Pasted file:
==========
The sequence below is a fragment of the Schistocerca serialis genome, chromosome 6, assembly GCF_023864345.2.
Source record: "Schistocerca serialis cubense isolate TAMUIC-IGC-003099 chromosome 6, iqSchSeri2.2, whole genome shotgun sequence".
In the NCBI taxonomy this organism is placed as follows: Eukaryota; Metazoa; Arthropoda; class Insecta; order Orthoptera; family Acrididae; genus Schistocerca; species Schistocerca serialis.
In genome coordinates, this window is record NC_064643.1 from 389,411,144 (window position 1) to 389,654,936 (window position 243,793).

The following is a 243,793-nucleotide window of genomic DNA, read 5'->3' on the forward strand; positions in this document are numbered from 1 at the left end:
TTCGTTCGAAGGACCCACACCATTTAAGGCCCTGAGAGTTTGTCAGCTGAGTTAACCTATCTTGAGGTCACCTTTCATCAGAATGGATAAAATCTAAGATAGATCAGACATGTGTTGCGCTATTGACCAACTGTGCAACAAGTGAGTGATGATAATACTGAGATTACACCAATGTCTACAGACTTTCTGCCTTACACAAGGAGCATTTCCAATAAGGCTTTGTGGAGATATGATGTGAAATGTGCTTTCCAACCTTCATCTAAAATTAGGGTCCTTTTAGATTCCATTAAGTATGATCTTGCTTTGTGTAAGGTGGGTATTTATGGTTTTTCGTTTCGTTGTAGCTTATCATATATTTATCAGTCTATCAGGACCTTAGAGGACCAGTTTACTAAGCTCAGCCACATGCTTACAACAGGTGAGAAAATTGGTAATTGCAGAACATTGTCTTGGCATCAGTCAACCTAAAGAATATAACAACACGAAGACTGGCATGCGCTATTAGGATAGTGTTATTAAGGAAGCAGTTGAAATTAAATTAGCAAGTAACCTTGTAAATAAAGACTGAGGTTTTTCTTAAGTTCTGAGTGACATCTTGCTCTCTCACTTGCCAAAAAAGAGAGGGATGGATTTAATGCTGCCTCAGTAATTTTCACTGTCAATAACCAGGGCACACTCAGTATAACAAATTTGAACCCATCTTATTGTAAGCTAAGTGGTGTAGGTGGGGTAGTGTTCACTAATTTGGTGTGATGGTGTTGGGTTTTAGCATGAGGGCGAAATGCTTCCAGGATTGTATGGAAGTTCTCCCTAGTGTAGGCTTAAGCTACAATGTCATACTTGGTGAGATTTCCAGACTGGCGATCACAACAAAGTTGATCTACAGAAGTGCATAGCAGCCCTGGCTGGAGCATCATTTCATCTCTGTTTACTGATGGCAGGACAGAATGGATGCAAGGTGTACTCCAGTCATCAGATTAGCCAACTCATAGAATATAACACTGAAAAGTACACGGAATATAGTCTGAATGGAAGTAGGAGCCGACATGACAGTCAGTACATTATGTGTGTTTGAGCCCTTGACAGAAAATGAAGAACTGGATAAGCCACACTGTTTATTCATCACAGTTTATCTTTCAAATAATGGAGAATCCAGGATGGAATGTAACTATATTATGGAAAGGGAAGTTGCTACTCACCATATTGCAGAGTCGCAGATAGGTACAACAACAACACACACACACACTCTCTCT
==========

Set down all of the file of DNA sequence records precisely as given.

The sequence below is a fragment of the Schistocerca serialis genome, chromosome 6, assembly GCF_023864345.2.
Source record: "Schistocerca serialis cubense isolate TAMUIC-IGC-003099 chromosome 6, iqSchSeri2.2, whole genome shotgun sequence".
In the NCBI taxonomy this organism is placed as follows: Eukaryota; Metazoa; Arthropoda; class Insecta; order Orthoptera; family Acrididae; genus Schistocerca; species Schistocerca serialis.
In genome coordinates, this window is record NC_064643.1 from 389,411,144 (window position 1) to 389,654,936 (window position 243,793).

The following is a 243,793-nucleotide window of genomic DNA, read 5'->3' on the forward strand; positions in this document are numbered from 1 at the left end:
TTCGTTCGAAGGACCCACACCATTTAAGGCCCTGAGAGTTTGTCAGCTGAGTTAACCTATCTTGAGGTCACCTTTCATCAGAATGGATAAAATCTAAGATAGATCAGACATGTGTTGCGCTATTGACCAACTGTGCAACAAGTGAGTGATGATAATACTGAGATTACACCAATGTCTACAGACTTTCTGCCTTACACAAGGAGCATTTCCAATAAGGCTTTGTGGAGATATGATGTGAAATGTGCTTTCCAACCTTCATCTAAAATTAGGGTCCTTTTAGATTCCATTAAGTATGATCTTGCTTTGTGTAAGGTGGGTATTTATGGTTTTTCGTTTCGTTGTAGCTTATCATATATTTATCAGTCTATCAGGACCTTAGAGGACCAGTTTACTAAGCTCAGCCACATGCTTACAACAGGTGAGAAAATTGGTAATTGCAGAACATTGTCTTGGCATCAGTCAACCTAAAGAATATAACAACACGAAGACTGGCATGCGCTATTAGGATAGTGTTATTAAGGAAGCAGTTGAAATTAAATTAGCAAGTAACCTTGTAAATAAAGACTGAGGTTTTTCTTAAGTTCTGAGTGACATCTTGCTCTCTCACTTGCCAAAAAAGAGAGGGATGGATTTAATGCTGCCTCAGTAATTTTCACTGTCAATAACCAGGGCACACTCAGTATAACAAATTTGAACCCATCTTATTGTAAGCTAAGTGGTGTAGGTGGGGTAGTGTTCACTAATTTGGTGTGATGGTGTTGGGTTTTAGCATGAGGGCGAAATGCTTCCAGGATTGTATGGAAGTTCTCCCTAGTGTAGGCTTAAGCTACAATGTCATACTTGGTGAGATTTCCAGACTGGCGATCACAACAAAGTTGATCTACAGAAGTGCATAGCAGCCCTGGCTGGAGCATCATTTCATCTCTGTTTACTGATGGCAGGACAGAATGGATGCAAGGTGTACTCCAGTCATCAGATTAGCCAACTCATAGAATATAACACTGAAAAGTACACGGAATATAGTCTGAATGGAAGTAGGAGCCGACATGACAGTCAGTACATTATGTGTGTTTGAGCCCTTGACAGAAAATGAAGAACTGGATAAGCCACACTGTTTATTCATCACAGTTTATCTTTCAAATAATGGAGAATCCAGGATGGAATGTAACTATATTATGGAAAGGGAAGTTGCTACTCACCATATTGCAGAGTCGCAGATAGGTACAACAACAACACACACACACACTCTCTCT